The word "culture" nowadays is used in so many peripheral contexts that its original meaning has been submerged. For example, we have a "popular culture", by which is meant the collective human intellectual achievements. There is a "consumerist culture", which is taken by some as a determinant of the status of a person along with his educational success and/or financial strength. To be an integral part of this culture, one has to have a higher spending power, which yields a greater availability of materialistic pleasures and facilities. We also hear of an "emerging culture", which reflects the attitudes and the behavioral characteristics of a particular social group. An emerging drug or pub culture
among the youngsters of today is an example. Modern colleges and universities take pride in their "competitive culture" that helps to bring out the best in students and aid their intellectual development. However, none
of these descriptions highlight the essential features of the true meaning of "culture".
The concept of culture:
Intellectuals and thinkers of the world have defined and analysed "culture" in their own way. Prof. Edward Burnett Tylor, a famous 19th century English anthropologist, gave one of the first clear definitions of culture
in the West. He defined culture
as a complex collection of "knowledge, belief, art, law, morals, customs and any other capabilities and habits acquired by man as a member of society".1 According to Matthew Arnold, a poet of the Victorian era, culture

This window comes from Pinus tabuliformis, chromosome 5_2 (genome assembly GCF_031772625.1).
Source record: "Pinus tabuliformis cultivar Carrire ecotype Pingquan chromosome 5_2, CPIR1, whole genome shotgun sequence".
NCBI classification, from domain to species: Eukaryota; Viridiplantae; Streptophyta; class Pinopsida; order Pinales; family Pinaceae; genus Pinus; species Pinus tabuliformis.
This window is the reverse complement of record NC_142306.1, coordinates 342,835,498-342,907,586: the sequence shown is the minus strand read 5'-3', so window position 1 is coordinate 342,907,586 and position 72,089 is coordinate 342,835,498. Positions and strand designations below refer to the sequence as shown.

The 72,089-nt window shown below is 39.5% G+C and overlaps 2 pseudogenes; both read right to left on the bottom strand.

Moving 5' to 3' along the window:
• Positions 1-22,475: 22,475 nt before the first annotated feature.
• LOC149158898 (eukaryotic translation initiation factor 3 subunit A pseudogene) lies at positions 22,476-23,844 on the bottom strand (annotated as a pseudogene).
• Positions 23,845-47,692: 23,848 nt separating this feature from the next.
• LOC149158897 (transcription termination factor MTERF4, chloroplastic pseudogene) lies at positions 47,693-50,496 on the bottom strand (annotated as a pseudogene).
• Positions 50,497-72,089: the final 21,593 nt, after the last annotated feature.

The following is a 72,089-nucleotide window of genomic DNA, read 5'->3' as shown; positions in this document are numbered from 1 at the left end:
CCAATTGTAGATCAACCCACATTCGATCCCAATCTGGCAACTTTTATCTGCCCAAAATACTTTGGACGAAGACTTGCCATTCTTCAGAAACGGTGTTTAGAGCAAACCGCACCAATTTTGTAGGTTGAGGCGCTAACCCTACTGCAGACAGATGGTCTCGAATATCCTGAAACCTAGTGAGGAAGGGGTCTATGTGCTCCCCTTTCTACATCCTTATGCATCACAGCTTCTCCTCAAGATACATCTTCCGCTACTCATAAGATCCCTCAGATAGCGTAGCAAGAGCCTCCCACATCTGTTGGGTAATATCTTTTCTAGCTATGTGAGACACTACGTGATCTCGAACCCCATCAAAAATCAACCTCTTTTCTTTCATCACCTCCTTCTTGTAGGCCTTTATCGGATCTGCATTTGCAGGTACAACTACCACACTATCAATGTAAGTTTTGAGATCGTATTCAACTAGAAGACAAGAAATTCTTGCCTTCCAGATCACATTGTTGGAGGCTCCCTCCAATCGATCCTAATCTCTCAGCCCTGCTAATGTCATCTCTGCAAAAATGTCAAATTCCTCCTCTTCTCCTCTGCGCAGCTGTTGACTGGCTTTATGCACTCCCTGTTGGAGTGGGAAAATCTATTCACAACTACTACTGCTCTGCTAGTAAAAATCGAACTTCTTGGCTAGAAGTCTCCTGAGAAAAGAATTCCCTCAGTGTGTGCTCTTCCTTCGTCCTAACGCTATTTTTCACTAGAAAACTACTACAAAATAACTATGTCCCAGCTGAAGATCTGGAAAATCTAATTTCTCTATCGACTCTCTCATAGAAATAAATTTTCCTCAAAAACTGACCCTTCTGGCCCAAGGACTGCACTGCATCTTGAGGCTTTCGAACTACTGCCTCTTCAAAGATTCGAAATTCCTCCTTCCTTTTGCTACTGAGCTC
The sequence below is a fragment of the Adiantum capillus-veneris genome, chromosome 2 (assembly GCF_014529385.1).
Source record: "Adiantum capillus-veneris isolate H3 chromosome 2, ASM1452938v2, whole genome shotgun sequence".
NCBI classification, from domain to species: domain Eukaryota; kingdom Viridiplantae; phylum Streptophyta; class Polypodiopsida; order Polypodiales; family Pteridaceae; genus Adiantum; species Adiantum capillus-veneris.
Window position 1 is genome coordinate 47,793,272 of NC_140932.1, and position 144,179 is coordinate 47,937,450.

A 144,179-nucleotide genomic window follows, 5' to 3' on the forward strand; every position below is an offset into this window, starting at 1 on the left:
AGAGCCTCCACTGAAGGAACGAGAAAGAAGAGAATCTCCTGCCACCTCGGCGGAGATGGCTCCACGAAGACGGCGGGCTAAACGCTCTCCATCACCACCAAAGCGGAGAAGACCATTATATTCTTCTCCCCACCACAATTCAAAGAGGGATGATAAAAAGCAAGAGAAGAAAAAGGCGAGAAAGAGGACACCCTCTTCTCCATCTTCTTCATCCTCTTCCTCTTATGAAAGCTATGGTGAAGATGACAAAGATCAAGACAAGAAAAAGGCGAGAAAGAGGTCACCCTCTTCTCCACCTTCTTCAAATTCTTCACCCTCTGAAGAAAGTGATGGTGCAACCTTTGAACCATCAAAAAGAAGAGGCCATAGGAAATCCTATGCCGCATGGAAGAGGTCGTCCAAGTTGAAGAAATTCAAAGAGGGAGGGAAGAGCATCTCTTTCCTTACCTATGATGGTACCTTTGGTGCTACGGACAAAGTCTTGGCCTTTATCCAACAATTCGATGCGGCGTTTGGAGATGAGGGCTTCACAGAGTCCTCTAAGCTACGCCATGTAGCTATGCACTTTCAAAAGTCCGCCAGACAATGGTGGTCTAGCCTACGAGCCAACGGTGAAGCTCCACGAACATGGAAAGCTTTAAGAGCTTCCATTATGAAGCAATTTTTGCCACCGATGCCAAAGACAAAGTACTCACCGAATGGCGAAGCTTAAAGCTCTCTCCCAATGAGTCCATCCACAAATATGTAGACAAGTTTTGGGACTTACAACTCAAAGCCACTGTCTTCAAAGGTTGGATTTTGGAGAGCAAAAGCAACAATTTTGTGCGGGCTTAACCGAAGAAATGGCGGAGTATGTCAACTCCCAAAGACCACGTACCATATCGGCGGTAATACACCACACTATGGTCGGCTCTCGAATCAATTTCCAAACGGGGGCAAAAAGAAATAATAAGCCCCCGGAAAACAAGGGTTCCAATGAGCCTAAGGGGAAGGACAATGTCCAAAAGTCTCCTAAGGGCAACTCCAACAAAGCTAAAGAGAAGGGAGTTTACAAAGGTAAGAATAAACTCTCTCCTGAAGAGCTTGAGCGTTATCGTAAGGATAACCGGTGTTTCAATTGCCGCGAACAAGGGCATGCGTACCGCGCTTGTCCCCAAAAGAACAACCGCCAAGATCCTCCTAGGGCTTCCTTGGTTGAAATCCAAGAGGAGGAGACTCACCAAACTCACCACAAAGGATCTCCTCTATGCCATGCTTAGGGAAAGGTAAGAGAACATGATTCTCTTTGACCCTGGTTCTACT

means "contact with the best which has been thought and said in the world".2 He considered culture
as a "study of perfection". Pt. Jawaharlal Nehru, the first Prime Minister of independent India, described culture
as the outcome and basis of training, establishment and development of physical and mental potentials. Sri Rajgopalacharya, the first Governor General of British India, defined it as the collective expression of the thoughts, speeches and deeds of the learned, talented or creative members of a society or a nation. In the 1950s, A. L. Kroeber and Clyde Kluckhohn collected over a hundred definitions of culture.
A modern definition of culture
is given by anthropologist William A. Haviland in Cultural Anthropology as follows: "Culture is a set of rules or standards that, when acted upon by the members of a society, produce behaviour that falls within a range of variance the members consider proper and acceptable."3 In other words, culture
does not refer to the behaviour that is observed but to values and beliefs which generate behaviour. Some modern definitions of culture
tend to be inclusive of the "emerging culture" of society. For instance, in Culture
and Modernity, Roop Rekha Verma defines culture
as "a system of the patterns and the modes of expectations, expressions, values, institutionalisation and enjoyment habits of people in general."4 Note the inclusion of the term "enjoyment habits"...